Significance of the adaptive immune response in the progression of atherosclerosisAuthor(s): Alexander V. Blagov, Vasily N. Sukhorukov, Mikhail A. Popov, Andrey V. Grechko, Alexander N. Orekhov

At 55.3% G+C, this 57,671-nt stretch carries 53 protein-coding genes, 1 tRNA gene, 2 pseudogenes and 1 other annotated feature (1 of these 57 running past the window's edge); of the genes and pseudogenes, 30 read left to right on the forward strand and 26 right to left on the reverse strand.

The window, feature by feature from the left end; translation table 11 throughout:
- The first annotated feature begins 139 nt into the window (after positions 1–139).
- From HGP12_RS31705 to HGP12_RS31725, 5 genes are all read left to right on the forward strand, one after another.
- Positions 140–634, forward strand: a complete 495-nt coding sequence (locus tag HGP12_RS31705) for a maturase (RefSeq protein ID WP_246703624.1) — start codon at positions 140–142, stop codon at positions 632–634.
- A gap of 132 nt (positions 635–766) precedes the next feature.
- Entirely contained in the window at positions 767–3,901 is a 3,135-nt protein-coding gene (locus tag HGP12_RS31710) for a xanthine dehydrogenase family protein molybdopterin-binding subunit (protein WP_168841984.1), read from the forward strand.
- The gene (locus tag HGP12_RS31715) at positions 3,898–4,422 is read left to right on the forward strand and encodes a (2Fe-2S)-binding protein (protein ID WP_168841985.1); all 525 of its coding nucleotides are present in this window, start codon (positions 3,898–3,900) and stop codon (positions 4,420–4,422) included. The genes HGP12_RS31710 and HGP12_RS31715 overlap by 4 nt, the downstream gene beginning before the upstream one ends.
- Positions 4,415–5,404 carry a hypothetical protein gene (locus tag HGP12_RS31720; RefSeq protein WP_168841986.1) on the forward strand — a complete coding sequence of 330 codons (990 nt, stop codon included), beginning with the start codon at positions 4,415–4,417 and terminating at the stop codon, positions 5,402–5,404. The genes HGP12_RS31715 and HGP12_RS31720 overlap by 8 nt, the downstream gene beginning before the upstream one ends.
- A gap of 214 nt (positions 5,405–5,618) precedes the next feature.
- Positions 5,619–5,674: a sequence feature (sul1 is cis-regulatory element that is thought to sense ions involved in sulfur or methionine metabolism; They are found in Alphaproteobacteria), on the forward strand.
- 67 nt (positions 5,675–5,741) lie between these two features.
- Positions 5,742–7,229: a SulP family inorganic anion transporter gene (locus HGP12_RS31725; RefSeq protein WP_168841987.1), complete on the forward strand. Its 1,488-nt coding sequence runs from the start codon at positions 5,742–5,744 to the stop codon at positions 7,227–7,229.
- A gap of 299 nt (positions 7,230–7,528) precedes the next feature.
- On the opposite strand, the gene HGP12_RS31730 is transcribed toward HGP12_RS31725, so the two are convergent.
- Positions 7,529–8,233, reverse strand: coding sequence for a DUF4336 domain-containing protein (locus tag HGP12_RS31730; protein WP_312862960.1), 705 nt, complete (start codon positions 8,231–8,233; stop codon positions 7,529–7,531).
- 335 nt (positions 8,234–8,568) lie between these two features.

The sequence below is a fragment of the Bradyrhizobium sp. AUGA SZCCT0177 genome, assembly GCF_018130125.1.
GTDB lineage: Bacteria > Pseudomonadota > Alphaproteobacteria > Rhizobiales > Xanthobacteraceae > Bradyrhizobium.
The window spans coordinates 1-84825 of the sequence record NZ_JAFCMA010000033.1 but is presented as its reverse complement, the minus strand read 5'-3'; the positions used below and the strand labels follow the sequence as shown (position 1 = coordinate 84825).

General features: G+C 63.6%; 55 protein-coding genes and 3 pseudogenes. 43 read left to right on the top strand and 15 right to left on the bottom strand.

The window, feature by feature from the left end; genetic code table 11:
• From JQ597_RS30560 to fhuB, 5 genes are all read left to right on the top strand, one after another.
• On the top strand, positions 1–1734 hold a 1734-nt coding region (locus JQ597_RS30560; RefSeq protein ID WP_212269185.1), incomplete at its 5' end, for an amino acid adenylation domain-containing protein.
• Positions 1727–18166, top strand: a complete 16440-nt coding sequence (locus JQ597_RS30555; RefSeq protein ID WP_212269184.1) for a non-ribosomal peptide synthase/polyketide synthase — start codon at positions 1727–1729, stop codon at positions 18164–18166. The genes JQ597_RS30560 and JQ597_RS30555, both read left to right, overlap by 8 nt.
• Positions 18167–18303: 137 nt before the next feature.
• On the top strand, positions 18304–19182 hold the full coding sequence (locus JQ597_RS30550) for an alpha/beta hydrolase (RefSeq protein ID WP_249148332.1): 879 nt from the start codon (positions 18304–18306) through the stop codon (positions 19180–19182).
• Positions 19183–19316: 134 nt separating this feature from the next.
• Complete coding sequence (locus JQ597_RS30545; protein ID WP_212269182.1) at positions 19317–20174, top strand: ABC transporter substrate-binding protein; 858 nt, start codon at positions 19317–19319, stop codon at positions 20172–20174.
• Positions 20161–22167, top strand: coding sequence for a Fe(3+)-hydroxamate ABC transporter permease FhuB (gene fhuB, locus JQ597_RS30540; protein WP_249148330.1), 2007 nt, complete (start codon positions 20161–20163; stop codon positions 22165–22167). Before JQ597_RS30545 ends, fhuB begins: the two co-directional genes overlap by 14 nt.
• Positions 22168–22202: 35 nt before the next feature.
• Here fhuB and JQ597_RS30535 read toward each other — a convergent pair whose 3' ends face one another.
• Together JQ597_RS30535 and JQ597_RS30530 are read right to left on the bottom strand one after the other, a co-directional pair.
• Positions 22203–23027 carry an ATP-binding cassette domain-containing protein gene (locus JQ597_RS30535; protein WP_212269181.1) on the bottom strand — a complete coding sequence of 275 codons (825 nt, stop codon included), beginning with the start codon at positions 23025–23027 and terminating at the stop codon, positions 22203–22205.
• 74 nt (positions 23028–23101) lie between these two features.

Atherosclerosis is a chronic inflammatory disease of the arterial wall and a major cause of cardiovascular disease. Approaches including in vivo imaging, cell line tracing and knockout studies in mice, as well as clinical intervention studies and advanced mRNA sequencing techniques have drawn attention to the role of T-cells and B-cells as critical factors and modifiers in the pathogenesis of atherosclerosis. CD4+ T-cells are commonly found in atherosclerotic plaques. A large body of evidence indicates that T-helper cells 1 (Th-1) play a pro-atherogenic role and regulatory T-cells (T-reg) play an antiatherogenic role. However, T-reg cells in some conditions can become proatherogenic. The role in atherosclerosis of other Th subsets of cells, such as Th-2, Th-17, follicular helper T-cells, as well as CD8+ T-cells and γδ T-cells, is less understood. B-cells perform both atheroprotective and proatherogenic functions. While B1 cells and marginal zone B-cells are considered protective against atherosclerosis, follicular B-cells and innate response activator B-cells have been shown to promote atherosclerosis.